While Mifsud refuses to reveal which clients are moving across, he does say that a number, including venture capital and big leveraged buyout funds, have already made that decision. Among the clients he has worked for are Candover, Electra Partners Europe and Aberdeen Murray Johnstone Private Equity. However, Jonathan Blake, senior partner at SJ Berwin, says the impact on the firm’s client list has been relatively slight.

“Fortunately clients generally see themselves as clients of the firm,” he says. “There were one or two that were very closely connected with the team that left and they might be going with them, but the majority see themselves as SJ Berwin clients.”

SJ Berwin will be shoring up its relationships with Candover and Apax as a matter of priority.

Blake contends that the impact the departures have had on the private equity team has not been drastic. “There are 10 partners and 30 associates in that team, so their departures are in that context,” he says. “I can’t say it was nothing, but equally it’s not like we’ve lost half the team.”

While Mifsud, Watkins and Dolling have not been directly replaced at SJ Berwin, the firm made seven corporate associates up to partner at the end of April, more than double the number of promotions it made in any other practice area. In spite of this, Blake says the intention has not necessarily been to replace the trio that departed.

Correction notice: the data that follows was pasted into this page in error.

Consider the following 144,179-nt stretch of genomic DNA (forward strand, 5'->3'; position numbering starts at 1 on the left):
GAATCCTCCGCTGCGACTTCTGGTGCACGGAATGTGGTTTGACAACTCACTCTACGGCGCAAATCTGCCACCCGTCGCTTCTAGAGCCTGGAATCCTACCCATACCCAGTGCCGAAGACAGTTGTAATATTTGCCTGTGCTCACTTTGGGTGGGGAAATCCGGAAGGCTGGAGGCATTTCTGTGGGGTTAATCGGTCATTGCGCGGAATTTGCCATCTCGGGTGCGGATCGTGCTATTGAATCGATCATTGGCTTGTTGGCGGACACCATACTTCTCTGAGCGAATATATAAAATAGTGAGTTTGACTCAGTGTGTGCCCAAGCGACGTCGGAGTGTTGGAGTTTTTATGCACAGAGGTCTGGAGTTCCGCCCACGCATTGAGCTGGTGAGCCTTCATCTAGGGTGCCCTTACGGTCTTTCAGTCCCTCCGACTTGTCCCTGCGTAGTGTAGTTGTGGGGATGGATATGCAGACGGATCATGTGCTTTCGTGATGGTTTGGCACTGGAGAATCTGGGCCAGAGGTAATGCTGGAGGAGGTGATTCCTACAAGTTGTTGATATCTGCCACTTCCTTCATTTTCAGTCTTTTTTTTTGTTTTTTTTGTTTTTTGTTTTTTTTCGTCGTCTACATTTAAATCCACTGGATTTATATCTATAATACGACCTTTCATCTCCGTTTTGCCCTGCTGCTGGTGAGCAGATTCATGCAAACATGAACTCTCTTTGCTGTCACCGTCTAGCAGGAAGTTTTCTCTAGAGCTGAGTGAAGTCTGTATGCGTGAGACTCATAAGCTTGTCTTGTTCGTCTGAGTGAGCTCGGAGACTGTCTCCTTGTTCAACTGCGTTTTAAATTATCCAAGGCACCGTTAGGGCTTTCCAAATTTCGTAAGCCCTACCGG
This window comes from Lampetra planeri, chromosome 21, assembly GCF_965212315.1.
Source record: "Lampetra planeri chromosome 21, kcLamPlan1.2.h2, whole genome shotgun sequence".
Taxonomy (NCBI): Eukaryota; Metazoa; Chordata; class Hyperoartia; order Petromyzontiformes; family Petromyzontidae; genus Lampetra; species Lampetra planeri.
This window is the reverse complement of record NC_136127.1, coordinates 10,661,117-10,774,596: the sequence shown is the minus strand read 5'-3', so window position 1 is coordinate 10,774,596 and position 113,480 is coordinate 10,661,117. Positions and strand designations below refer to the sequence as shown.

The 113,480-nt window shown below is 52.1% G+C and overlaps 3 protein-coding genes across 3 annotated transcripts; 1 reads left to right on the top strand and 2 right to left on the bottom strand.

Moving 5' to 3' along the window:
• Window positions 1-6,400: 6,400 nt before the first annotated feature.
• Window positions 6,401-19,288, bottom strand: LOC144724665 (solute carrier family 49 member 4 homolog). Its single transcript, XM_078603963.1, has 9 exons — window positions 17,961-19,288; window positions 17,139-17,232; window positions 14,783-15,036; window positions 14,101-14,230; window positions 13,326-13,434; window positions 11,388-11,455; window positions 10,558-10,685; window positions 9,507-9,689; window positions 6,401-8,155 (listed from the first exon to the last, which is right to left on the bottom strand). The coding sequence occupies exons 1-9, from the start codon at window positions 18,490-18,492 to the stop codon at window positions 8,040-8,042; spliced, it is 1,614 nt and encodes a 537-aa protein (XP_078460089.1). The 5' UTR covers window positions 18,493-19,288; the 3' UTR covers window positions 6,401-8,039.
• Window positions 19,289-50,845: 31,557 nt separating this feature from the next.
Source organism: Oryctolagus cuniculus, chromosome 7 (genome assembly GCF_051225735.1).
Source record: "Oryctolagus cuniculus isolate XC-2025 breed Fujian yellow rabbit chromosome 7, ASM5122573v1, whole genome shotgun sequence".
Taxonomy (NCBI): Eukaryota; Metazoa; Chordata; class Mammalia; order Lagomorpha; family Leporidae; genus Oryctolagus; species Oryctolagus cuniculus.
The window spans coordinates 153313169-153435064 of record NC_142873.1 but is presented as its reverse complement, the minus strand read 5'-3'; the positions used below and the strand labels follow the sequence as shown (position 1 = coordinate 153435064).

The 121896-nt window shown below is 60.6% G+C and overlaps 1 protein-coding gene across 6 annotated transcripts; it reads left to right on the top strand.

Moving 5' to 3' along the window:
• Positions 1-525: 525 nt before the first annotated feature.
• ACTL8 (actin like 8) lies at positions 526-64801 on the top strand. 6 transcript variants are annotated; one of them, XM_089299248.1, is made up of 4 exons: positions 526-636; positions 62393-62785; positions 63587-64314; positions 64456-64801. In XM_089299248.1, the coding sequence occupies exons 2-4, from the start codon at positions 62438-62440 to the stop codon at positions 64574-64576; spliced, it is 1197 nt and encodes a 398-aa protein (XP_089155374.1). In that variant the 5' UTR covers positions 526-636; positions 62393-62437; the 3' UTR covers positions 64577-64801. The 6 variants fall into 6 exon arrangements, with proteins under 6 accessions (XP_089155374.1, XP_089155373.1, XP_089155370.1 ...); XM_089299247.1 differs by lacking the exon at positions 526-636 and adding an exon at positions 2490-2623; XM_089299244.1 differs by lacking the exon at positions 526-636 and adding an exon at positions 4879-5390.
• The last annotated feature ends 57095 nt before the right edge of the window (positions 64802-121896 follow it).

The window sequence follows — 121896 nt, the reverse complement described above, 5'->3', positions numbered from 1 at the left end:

“It isn’t specifically a question of replacing them because this is a big team,” he says. “We have a lot of people with strong reputations and we’re constantly looking to grow the team. We were before they left and we continue to do that.”

Despite this, as one funds lawyer points out, SJ Berwin’s reputation has suffered over the past year. “If you look at ratings, two years ago SJ Berwin would have had three people featured – Jonathan Blake, Mark Mifsud and Blair Thompson,” he says. “Blake’s now moved up to senior partner, Mifsud’s joined Kirkland & Ellis and Thompson has moved into the industry at TDR Capital.”

Whether SJ Berwin is the loser and Kirkland the winner remains to be seen. Funds are raised every two to three years, so the impact will not be felt immediately. What is clear is that SJ Berwin will have to work hard over the coming months to maintain its impressive client list.

Despite Blake’s protestations to the contrary, most relationships in the private equity world are personal rather than institutional.